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The Kinsey scale or Kinsey's Heterosexual-Homosexual Rating Scale attempts to measure sexual orientation, from 0 (exclusively heterosexual) to 6 (exclusively homosexual). It was first published in Sexual Behavior in the Human Male (1948) by Alfred Kinsey, Wardell Pomeroy and others, and was also prominent in the complementary work Sexual Behavior in the Human Female (1953).
Introducing the scale, Kinsey wrote:
- "Males do not represent two discrete populations, heterosexual and homosexual. The world is not to be divided into sheep and goats. It is a fundamental of taxonomy that nature rarely deals with discrete categories... The living world is a continuum in each and every one of its aspects.
- While emphasizing the continuity of the gradations between exclusively heterosexual and exclusively homosexual histories, it has seemed desirable to develop some sort of classification which could be based on the relative amounts of heterosexual and homosexual experience or response in each history... An individual may be assigned a position on this scale, for each period in his life.... A seven-point scale comes nearer to showing the many gradations that actually exist." (Kinsey, et al. (1948). pp. 639, 656)
The scale is as follows:
|1||Predominantly heterosexual, only incidentally homosexual|
|2||Predominantly heterosexual, but more than incidentally homosexual|
|3||Equally heterosexual and homosexual|
|4||Predominantly homosexual, but more than incidentally heterosexual|
|5||Predominantly homosexual, only incidentally heterosexual|
- Main article: Kinsey Reports
- Men: 11.6% of white males aged 20-35 were given a rating of 3 for this period of their lives.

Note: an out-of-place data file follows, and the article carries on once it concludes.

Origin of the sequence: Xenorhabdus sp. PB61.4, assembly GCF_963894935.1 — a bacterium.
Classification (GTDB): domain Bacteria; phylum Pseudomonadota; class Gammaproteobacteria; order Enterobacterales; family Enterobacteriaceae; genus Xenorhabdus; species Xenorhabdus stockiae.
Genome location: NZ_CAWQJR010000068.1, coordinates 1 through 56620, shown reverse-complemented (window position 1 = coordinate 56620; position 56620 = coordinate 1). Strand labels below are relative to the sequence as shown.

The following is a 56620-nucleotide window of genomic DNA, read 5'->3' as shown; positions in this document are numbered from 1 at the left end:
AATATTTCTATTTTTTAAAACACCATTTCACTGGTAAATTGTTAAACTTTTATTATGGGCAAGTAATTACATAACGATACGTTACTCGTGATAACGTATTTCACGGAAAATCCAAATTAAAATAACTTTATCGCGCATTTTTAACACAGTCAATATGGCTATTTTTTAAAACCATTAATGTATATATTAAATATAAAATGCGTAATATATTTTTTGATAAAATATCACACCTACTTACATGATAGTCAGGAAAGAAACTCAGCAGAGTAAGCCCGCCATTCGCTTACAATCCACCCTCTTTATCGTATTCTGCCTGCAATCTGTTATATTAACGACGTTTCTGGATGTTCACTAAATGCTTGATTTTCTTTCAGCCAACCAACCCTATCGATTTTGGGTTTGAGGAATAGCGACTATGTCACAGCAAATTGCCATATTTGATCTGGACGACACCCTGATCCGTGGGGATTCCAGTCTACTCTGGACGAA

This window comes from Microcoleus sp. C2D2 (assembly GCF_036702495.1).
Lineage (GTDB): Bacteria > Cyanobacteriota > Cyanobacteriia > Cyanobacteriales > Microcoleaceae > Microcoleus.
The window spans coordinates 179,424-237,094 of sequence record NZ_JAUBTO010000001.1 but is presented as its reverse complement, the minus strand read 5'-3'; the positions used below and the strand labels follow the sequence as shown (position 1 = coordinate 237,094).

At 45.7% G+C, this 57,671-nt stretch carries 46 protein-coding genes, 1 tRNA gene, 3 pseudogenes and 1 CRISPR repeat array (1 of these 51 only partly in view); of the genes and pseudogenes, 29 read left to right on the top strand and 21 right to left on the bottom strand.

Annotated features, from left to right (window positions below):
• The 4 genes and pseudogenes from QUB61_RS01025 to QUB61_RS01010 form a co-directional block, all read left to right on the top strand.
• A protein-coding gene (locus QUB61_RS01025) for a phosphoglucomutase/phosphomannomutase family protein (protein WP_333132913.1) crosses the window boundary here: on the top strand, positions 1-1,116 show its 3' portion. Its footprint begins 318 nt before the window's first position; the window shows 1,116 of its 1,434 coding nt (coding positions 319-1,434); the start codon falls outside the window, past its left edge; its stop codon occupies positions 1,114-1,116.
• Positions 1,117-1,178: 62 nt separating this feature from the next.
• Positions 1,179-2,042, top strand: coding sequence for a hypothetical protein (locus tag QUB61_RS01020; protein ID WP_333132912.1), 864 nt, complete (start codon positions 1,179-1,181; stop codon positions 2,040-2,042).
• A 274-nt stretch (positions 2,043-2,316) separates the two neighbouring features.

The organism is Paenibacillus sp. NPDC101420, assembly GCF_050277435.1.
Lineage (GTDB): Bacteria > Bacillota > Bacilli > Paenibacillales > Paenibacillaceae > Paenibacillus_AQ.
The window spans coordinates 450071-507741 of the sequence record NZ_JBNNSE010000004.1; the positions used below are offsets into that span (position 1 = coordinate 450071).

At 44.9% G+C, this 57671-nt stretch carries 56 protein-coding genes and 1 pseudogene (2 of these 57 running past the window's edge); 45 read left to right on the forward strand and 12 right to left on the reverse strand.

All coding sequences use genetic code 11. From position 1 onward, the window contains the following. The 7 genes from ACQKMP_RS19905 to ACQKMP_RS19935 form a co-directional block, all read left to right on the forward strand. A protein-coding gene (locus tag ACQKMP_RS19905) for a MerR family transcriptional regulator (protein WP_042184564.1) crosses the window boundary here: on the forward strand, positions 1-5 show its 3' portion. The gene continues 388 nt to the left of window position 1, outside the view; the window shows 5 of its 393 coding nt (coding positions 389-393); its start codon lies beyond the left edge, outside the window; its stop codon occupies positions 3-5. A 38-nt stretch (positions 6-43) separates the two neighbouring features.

- Women: 7% of single females aged 20-35 and 4% of previously married females aged 20-35 were given a rating of 3 for this period of their lives. 2 to 6% of females, aged 20-35, were given a rating of 5 and 1 to 3% of unmarried females aged 20-35 were rated as 6.
- ↑ Kinsey, et al. 1948. Sexual Behavior in the Human Male, Table 147, p. 651
- ↑ Kinsey, et al. 1953. Sexual Behavior in the Human Female, Table 142, p. 499
- ↑ Ibid, p. 488
- ↑ Ibid, Table 142, p. 499, and p. 474
- Diamond, Milton. (1993). Homosexuality and bisexuality in different populations. Archives of Sexual Behavior, 22(4), 291-310.
- Hansen, Charles E., and Evans, A. (1985). Bisexuality reconsidered: An idea in pursuit of a definition. Journal of Homosexuality, 11(1-2), 1-6.
- McWhirter, David P., et al. (1990). Homosexuality/Heterosexuality: Concepts of Sexual Orientation. New York: Oxford University Press.
- Van Wyk, Paul H., and Geist, Chrisann S. (1984). Psychosocial development of heterosexual, bisexual, and homosexual behavior. Archives of Sexual Behavior, 13(6), 505-544.
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